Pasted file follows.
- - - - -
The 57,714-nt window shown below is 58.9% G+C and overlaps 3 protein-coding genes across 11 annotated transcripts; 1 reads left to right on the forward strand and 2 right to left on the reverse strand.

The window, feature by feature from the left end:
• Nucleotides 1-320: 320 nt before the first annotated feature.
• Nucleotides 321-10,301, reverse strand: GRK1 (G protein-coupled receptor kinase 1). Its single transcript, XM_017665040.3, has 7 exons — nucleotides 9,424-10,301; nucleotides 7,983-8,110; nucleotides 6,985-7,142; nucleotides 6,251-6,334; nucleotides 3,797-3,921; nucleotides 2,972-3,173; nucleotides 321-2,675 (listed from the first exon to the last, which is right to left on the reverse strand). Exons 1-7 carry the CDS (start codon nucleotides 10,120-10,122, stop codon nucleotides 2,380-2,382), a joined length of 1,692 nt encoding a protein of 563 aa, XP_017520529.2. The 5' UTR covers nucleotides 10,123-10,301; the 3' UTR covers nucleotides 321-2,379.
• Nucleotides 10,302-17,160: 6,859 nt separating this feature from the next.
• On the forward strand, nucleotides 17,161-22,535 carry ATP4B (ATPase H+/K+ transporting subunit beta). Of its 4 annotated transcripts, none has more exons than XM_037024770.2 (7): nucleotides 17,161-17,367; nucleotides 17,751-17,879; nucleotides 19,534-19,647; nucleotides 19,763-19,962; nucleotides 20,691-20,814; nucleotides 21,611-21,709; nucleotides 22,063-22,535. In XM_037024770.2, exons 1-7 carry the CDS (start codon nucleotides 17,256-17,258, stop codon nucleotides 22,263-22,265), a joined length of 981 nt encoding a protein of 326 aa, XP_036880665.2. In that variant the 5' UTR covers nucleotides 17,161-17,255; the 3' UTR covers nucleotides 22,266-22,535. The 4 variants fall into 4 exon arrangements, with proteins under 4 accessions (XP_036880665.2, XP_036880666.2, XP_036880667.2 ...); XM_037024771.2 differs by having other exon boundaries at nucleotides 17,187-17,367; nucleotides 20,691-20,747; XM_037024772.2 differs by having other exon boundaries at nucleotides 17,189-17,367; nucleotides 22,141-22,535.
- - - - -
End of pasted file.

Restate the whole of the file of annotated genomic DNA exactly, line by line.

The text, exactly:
The 57,714-nt window shown below is 58.9% G+C and overlaps 3 protein-coding genes across 11 annotated transcripts; 1 reads left to right on the forward strand and 2 right to left on the reverse strand.

The window, feature by feature from the left end:
• Nucleotides 1-320: 320 nt before the first annotated feature.
• Nucleotides 321-10,301, reverse strand: GRK1 (G protein-coupled receptor kinase 1). Its single transcript, XM_017665040.3, has 7 exons — nucleotides 9,424-10,301; nucleotides 7,983-8,110; nucleotides 6,985-7,142; nucleotides 6,251-6,334; nucleotides 3,797-3,921; nucleotides 2,972-3,173; nucleotides 321-2,675 (listed from the first exon to the last, which is right to left on the reverse strand). Exons 1-7 carry the CDS (start codon nucleotides 10,120-10,122, stop codon nucleotides 2,380-2,382), a joined length of 1,692 nt encoding a protein of 563 aa, XP_017520529.2. The 5' UTR covers nucleotides 10,123-10,301; the 3' UTR covers nucleotides 321-2,379.
• Nucleotides 10,302-17,160: 6,859 nt separating this feature from the next.
• On the forward strand, nucleotides 17,161-22,535 carry ATP4B (ATPase H+/K+ transporting subunit beta). Of its 4 annotated transcripts, none has more exons than XM_037024770.2 (7): nucleotides 17,161-17,367; nucleotides 17,751-17,879; nucleotides 19,534-19,647; nucleotides 19,763-19,962; nucleotides 20,691-20,814; nucleotides 21,611-21,709; nucleotides 22,063-22,535. In XM_037024770.2, exons 1-7 carry the CDS (start codon nucleotides 17,256-17,258, stop codon nucleotides 22,263-22,265), a joined length of 981 nt encoding a protein of 326 aa, XP_036880665.2. In that variant the 5' UTR covers nucleotides 17,161-17,255; the 3' UTR covers nucleotides 22,266-22,535. The 4 variants fall into 4 exon arrangements, with proteins under 4 accessions (XP_036880665.2, XP_036880666.2, XP_036880667.2 ...); XM_037024771.2 differs by having other exon boundaries at nucleotides 17,187-17,367; nucleotides 20,691-20,747; XM_037024772.2 differs by having other exon boundaries at nucleotides 17,189-17,367; nucleotides 22,141-22,535.